# 10 Swift One Liners To Impress Your Friends

Posted on January 6, 2016 中文版

Update 10/17:This post has been updated for Swift 4

Update 09/16:This post has been updated for Swift 3

A few years ago, at the peak of the Functional Renaissance™, a blog post that presented 10 Scala functional one liners became quite popular and was rapidly followed by a series of articles that implemented the same one liners in other languages like Haskell, Ruby, Groovy, Clojure, Python, C#, F#, CoffeeScript.

We’ll never know how many people were actually impressed by those one liners during social gatherings, but my guess is that at least for the uninitiated the more complex examples were a good incentive to learn more about functional programming.

Let’s see how Swift fares against the other languages, trying to solve the same 10 exercises using one liners, maybe obtaining something interesting in the process (see #6 and #10).

### #1 Multiply each element of an array by 2

Not much to see in this first example, easily solvable using map as we all know.

``````
(1...1024).map{\$0 * 2}
``````

### #2 Sum a list of numbers

This exercise is solved using reduce and the plus operator, leveraging the fact that the plus operator is a function, but the solution is obvious, we’ll see in a moment a few more creative uses of `reduce`.

``````
(1...1024).reduce(0,+)
``````

### #3 Verify if Exists in a String

Let’s verify if a tweet contains at least one of a few selected keywords using `filter`:

``````
let words = ["Swift","iOS","cocoa","OSX","tvOS"]
let tweet = "This is an example tweet larking about Swift"
let valid = !words.filter({tweet.contains(\$0)}).isEmpty

valid //true
``````

Update: @oisdk suggests a few better alternatives:

``````
words.contains(where:tweet.contains)
``````

Way more concise, and this one:

``````
tweet.characters.split(separator:" ")
.lazy
.map(String.init)
.contains(where:Set(words).contains)
``````

### #4 Read in a File

Reading a file into an array of lines is not possible through an easy built-in like in other languages but we can create something short that doesn’t need a for using a combination of `split` and `map`:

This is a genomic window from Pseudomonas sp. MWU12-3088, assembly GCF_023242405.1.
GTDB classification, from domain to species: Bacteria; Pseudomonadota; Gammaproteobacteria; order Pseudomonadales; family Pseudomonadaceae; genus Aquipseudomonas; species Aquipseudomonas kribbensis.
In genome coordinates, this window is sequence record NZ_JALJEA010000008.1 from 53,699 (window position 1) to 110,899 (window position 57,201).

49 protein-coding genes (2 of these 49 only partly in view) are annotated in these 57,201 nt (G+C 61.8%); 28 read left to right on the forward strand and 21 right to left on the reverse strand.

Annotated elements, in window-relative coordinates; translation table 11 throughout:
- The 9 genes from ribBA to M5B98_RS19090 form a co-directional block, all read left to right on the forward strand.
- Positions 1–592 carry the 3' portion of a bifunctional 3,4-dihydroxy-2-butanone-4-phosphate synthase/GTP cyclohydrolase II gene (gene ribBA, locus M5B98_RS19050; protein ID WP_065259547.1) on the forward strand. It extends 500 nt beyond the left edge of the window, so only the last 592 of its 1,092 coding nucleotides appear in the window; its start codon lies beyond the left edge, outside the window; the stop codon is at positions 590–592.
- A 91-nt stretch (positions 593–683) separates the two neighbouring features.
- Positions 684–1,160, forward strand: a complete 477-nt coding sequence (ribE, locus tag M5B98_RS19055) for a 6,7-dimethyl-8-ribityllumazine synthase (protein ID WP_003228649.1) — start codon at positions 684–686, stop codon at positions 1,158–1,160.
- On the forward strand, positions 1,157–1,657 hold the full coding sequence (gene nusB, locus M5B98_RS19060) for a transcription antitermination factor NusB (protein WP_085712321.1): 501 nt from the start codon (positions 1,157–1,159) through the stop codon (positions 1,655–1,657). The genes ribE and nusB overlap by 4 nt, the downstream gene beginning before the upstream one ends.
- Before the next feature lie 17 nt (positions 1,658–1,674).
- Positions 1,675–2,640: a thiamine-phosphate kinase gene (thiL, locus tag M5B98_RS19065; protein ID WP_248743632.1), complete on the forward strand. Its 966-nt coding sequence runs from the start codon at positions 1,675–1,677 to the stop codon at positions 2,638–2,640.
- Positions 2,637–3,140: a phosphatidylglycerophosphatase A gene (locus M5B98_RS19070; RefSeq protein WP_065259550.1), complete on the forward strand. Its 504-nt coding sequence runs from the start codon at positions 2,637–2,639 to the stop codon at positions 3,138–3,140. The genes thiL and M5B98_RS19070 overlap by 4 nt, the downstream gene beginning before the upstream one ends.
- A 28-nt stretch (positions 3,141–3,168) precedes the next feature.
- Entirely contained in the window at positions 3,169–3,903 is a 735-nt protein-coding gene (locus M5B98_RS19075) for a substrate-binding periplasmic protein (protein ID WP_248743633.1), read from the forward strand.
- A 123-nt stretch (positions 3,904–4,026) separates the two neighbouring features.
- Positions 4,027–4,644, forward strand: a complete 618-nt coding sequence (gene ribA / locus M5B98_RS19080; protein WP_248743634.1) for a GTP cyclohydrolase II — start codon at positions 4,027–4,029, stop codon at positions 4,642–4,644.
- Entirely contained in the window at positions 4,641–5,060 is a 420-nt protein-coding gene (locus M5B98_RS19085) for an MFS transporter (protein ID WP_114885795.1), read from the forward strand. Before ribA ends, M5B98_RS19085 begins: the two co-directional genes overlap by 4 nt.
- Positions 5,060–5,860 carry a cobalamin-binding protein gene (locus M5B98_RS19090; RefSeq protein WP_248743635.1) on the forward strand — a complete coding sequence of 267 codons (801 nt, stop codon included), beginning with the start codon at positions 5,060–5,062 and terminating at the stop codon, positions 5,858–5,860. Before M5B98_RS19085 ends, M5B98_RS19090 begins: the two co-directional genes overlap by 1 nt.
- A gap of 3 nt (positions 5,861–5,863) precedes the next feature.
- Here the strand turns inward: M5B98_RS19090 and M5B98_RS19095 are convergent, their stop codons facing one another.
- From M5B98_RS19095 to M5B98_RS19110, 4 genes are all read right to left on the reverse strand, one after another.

``````
let path = Bundle.main.path(forResource:"test", ofType: "txt")

let lines = try? String(contentsOfFile: path!).characters
.split{\$0 == "\n"}
.map(String.init)

if let lines=lines {
lines[0] // O! for a Muse of fire, that would ascend
lines[1] // The brightest heaven of invention!
lines[2] // A kingdom for a stage, princes to act
lines[3] // And monarchs to behold the swelling scene.
}
``````

That last step with map and the string constructor turns our arrays of characters into strings.

### #5 Happy Birthday to You!

This will display the Happy Birthday song to console, a simple use of map with a range and the ternary operator.

``````
let name = "uraimo"
(1...4).forEach{print("Happy Birthday " + ((\$0 == 3) ? "dear \(name)":"to You"))}
``````

### #6 Filter list of numbers

In this case we are asked to partition a sequence using a provided filtering function. Many languages have in addition to the usual map, flatMap, reduce, filter, etc… also a `partitionBy` function that does exactly that, Swift as you know doesn’t have something similar (the NSArray function that filters by NSPredicate is not what we want here).

Therefore, we could solve this extending `Sequence` with a `partitionBy` function that we’ll use to partition an integer array:

``````
extension Sequence{
typealias Element = Self.Iterator.Element

func partitionBy(fu: (Element)->Bool)->([Element],[Element]){
var first: [Element] = []
var second: [Element] = []
for el in self {
if fu(el) {
first.append(el)
}else{
second.append(el)
}
}
return (first,second)
}
}

let part = [82, 58, 76, 49, 88, 90].partitionBy{\$0 < 60}
part // ([58, 49], [82, 76, 88, 90])
``````

It’s not really a one liner and the approach is imperative. But could we use filter to improve it a little?

``````
extension Sequence{
func anotherPartitionBy(fu: (Self.Iterator.Element)->Bool)->
([Self.Iterator.Element],[Self.Iterator.Element]){
return (self.filter(fu),self.filter({!fu(\$0)}))
}
}

let part2 = [82, 58, 76, 49, 88, 90].anotherPartitionBy{\$0 < 60}
part2 // ([58, 49], [82, 76, 88, 90])
``````

This is slightly better, but it traverses the sequence two times and trying to turn this into a one liner removing the enclosing function will get us something with too much duplicated stuff (the filtering function and the array that will be used in two places).

Can we build something that will transform the original sequence into a partition tuple using a single stream of data? Yes we can, using `reduce`.

``````